North Dakota coal plans to ask the state for financial help — billions of dollars of financial help over time.
Despite a stay on the federal rule, the coal industry potentially faces large carbon dioxide emission reduction requirements from the U.S. Environmental Protection Agency’s Clean Power Plan.
“This is no longer a vague threat out there in the future,” Lignite Energy Council President Jason Bohrer told members at the organization’s annual meeting this week in Bismarck.
Bohrer said North Dakota policy makers will need to answer the question: Will the state set a priority to help the lignite industry remain viable?
The coal industry asked the state for a direct appropriation for the first time during the past legislative session — $5 million from the general fund for the Lignite Research Council. The council, which makes recommendations to the North Dakota Industrial Commission on funding lignite coal-related research projects, was typically funded with extraction taxes collected from the coal industry.
Over the next several legislative sessions, the industry plans to ask for more.
"Because of the challenges facing the industry, it will be at magnitudes larger than what people have thought about historically,” said Mac McLennan, CEO of Minnkota Power Cooperative.
McLennan said the LEC is working on a package that will likely include requests for a multitude of tax incentives, including incentivizing oil companies who use carbon dioxide for enhanced oil recovery, potential financing from the Bank of North Dakota and more research and development funding.
“I can’t do it on my own as a utility because of the risk,” McLennan said of investments. “If it doesn’t work, you’re in trouble.”
This funding request would be the state’s way of sharing in the risk and making it more viable for the industry, according to McLennan.
Bohrer said the industry knows it will be a challenge securing the funding because budgets are tight but LEC aims to make lawmakers understand the rule’s magnitude.
“The Clean Power Plan changes the world we live in today,” McLennan said. “It’s the biggest problem facing the industry today.”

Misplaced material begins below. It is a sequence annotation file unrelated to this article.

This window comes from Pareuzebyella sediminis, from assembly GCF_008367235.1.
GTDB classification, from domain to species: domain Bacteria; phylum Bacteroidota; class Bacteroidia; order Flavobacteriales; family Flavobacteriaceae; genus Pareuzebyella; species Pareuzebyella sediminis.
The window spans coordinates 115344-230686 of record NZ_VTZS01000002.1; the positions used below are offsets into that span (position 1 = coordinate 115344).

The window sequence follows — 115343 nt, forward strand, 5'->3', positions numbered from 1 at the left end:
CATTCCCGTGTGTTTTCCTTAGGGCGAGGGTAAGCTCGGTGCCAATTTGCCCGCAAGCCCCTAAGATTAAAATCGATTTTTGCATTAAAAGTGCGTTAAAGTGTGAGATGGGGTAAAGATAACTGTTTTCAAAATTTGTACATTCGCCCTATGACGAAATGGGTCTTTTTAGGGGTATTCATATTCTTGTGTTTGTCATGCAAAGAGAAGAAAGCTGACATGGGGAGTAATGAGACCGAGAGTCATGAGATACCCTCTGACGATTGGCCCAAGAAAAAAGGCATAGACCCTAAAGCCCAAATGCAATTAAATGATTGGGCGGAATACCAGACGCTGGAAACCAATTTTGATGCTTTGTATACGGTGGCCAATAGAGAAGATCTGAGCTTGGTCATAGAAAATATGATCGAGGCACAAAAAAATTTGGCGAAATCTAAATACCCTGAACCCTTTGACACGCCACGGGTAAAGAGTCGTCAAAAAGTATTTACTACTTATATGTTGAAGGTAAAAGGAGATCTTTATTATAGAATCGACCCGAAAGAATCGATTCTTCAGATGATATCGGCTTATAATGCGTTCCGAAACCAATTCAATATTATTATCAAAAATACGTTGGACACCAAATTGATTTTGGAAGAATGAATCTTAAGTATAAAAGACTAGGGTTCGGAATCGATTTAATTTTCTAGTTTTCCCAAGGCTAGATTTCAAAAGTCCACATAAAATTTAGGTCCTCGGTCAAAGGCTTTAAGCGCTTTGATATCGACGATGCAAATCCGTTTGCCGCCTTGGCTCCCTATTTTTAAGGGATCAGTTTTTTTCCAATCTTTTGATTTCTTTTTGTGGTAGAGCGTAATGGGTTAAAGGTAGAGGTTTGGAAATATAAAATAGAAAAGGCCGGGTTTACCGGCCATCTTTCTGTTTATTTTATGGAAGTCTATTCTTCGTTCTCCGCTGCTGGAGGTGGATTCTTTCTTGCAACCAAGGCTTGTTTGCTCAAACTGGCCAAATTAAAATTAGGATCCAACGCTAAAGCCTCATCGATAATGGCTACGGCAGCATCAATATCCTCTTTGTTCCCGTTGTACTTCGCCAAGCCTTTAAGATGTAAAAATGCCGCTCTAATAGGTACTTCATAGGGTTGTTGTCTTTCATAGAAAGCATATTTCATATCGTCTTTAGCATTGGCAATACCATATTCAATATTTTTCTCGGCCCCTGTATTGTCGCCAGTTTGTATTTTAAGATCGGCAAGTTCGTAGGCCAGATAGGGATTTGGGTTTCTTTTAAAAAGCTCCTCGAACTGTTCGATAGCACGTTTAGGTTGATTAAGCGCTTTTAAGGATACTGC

Bohrer said the industry has been able to deal with regulatory issues on its own in the past so state lawmakers assume: “You guys are going to be able to fix this right? … They have a hard time visualizing plants will shut down.”
Carbon restrictions are not likely to go away no matter what the U.S. Supreme Court decides regarding the Clean Power Plans’ constitutionality, said Wade Boeshans, president of BNI Coal. The High Court could decide to leave the rule as it is.
If nothing else about the rule is changed, what the lignite industry hopes to see is a better timeline, Bohrer said. Instead of having to reach an interim benchmark, utilities are aiming to have until the final 2030 deadline to meet the changes.
“If you give us until 2025, we think we could make it happen,” Bohrer said.
A technology the lignite industry is pinning high hopes on to solve its carbon woes is the Allam Cycle.
The Allam Cycle, invented by 8 Rivers, uses pressurized carbon dioxide rather than steam to generate power more efficiently, at a lower cost and cleanly. It is being tested on a $140 million, 50-megawatt natural gas-fired power plant in Texas. After completing engineering and design work, North Dakota’s Energy & Environmental Research Center and industry partners decided the technology had potential for use with gasified lignite coal.
Part of the $5 million general fund appropriation to the Lignite Research Council went to lab test the Allam Cycle carbon capture and utilization system against the properties in lignite coal to determine what materials would be necessary to make the technology work for the industry. Bohrer said the project partners plan to come before the LRC in May for another round of funding.
The research group aims to move to pilot testing through July 2019. The estimated cost of the project up to that phase is expected to total $30 million. The third phase, a potential demonstration power plant similar to that in Texas, would come in August 2019.
Bohrer said, by appearing before the LRC, any projects go through peer review.
“It’s not like we’re saying write a check and trust us,” he said.
But there are a lot of unknowns.
Bohrer said, in addition to the Allam Cycle, the industry will need to research how to retrofit existing plants for carbon capture and still sell power economically, as the Allam Cycle would require the building of a brand new plant.